Once you input all of your information according to your chosen method, our home affordability calculator will tell you the maximum amount you could afford to buy a house, along with an estimated monthly payment. A mortgage affordability calculator, or a how much can I afford house calculator, can help buyers to see what those costs would add up to their monthly payment, and then factor it in as they determine how much they can afford to borrow. For most homebuyers, the problem is less about how much home can I afford and more about how much mortgage I can afford, since few homebuyers are able to buy their homes with cash outright, so a mortgage is going to be the number one factor that dictates the amount of house they can afford.
For example, if a potential homebuyer is able to afford 10% down for a $100,000 house, then their down payment is $10,000, meaning that homeowner would need to finance $90,00. Typically, lenders want to see DTI below 45%, and calculating this figure helps a lender determine what the borrower can afford to pay comfortably every month. The common requirement is that a monthly mortgage payment, including some of loan principal, interest, taxes, and insurance — sometimes called the PITI — should total less than 28 percent of the borrowers total income.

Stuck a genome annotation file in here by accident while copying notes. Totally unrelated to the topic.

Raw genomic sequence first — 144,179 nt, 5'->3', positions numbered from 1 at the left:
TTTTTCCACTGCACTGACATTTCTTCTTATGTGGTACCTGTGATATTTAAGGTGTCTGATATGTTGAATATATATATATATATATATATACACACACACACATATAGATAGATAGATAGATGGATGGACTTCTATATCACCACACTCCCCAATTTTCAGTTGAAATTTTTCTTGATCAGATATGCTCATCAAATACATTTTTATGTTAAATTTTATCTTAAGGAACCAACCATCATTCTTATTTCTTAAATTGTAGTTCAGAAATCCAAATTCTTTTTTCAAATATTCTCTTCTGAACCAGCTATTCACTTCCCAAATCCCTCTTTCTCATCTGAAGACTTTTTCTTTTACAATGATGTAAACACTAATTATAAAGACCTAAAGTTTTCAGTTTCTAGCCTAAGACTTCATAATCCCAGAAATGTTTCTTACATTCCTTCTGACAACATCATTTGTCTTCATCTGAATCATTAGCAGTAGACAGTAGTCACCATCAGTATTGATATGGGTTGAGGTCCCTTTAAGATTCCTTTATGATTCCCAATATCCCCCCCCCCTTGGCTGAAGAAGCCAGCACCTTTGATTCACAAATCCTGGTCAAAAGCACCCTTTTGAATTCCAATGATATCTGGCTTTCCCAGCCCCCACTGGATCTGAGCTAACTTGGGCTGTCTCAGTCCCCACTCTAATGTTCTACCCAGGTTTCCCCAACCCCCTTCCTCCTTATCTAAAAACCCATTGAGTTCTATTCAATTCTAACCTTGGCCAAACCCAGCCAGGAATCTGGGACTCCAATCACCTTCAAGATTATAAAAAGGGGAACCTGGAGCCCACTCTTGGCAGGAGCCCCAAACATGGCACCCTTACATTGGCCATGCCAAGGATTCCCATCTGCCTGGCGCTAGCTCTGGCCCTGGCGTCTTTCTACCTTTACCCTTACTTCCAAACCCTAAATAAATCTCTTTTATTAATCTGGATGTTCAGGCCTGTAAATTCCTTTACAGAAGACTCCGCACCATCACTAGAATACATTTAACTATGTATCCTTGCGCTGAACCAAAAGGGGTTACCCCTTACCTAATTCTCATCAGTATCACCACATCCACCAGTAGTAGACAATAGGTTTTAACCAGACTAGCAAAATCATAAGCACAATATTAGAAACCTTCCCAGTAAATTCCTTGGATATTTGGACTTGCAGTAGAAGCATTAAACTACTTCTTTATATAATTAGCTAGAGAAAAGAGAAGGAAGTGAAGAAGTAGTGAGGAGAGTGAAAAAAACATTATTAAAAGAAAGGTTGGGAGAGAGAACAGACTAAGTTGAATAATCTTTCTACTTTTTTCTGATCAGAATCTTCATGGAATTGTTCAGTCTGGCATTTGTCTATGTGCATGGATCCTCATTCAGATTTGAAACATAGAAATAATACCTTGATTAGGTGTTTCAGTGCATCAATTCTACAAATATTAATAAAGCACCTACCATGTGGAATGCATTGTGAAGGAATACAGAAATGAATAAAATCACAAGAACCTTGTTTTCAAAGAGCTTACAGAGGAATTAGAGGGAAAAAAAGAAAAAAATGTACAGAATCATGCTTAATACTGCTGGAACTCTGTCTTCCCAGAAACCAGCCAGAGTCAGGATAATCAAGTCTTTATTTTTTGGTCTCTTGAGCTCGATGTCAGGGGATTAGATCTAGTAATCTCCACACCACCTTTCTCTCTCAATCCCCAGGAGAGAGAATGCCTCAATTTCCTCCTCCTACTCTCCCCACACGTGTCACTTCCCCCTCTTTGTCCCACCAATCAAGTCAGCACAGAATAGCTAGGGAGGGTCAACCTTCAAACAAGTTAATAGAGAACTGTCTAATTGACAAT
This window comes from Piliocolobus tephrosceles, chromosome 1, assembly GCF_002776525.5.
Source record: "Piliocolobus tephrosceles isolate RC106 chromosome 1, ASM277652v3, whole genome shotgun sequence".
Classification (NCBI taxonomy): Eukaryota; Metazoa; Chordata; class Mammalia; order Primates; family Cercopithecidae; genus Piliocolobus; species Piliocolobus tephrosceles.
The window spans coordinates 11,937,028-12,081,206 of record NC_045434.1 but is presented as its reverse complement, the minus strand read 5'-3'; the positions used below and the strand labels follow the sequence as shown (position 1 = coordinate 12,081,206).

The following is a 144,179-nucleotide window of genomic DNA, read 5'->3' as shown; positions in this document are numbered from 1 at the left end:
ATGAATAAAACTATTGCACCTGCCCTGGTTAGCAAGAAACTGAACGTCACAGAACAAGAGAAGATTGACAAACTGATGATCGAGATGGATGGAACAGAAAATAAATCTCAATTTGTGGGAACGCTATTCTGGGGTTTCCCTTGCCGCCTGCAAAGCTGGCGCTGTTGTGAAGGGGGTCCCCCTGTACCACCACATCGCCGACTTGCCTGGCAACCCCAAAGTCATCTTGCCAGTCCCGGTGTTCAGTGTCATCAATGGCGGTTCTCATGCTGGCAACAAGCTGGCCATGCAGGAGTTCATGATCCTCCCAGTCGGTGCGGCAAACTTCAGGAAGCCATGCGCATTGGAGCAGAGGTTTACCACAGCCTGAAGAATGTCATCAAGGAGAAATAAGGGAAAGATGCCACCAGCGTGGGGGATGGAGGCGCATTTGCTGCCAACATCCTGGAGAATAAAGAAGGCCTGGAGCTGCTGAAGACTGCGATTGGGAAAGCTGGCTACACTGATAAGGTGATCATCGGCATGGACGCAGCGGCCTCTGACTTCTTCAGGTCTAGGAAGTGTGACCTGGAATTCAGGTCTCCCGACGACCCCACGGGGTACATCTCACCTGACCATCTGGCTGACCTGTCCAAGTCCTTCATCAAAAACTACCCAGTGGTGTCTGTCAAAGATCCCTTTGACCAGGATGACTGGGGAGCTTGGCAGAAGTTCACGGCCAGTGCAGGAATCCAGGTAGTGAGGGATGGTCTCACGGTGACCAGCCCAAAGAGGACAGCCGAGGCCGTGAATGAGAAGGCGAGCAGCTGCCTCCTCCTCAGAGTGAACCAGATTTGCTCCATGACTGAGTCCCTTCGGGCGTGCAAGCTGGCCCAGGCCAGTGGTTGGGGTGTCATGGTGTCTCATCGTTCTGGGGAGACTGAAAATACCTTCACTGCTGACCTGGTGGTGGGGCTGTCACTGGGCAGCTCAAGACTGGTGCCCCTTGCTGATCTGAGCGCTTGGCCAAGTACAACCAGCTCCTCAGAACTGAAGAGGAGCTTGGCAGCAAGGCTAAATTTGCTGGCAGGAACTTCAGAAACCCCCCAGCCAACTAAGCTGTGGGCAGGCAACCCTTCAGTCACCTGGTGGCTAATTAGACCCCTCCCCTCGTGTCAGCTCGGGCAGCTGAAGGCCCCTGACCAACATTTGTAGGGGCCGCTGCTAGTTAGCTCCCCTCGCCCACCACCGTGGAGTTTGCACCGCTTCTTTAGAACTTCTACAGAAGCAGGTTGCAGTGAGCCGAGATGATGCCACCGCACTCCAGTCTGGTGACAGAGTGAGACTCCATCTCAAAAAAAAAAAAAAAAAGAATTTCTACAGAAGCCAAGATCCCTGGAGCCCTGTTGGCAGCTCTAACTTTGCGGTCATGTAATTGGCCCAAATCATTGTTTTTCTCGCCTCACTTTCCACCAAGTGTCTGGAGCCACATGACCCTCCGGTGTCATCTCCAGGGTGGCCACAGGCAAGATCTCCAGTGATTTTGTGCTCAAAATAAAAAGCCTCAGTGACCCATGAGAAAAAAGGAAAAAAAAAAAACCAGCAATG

If you purchase a house worth $200,000 on a mortgage at 3.90 percent for 15 years, the monthly payment is $1,469.37 (not including taxes and insurance). This ratio says your monthly mortgage payments (which include property taxes and homeowners insurance) should not exceed 36% of your total monthly income, and your total monthly debts (including expected monthly mortgage payments and other debts, like car payments or student loans) should not exceed 43% of your pre-tax income. Most financial advisers agree that people should spend no more than 28 % of their gross monthly income on housing costs, and no more than 36 % on total debt–which includes housing, but also things such as student loans, car payments, and credit card payments.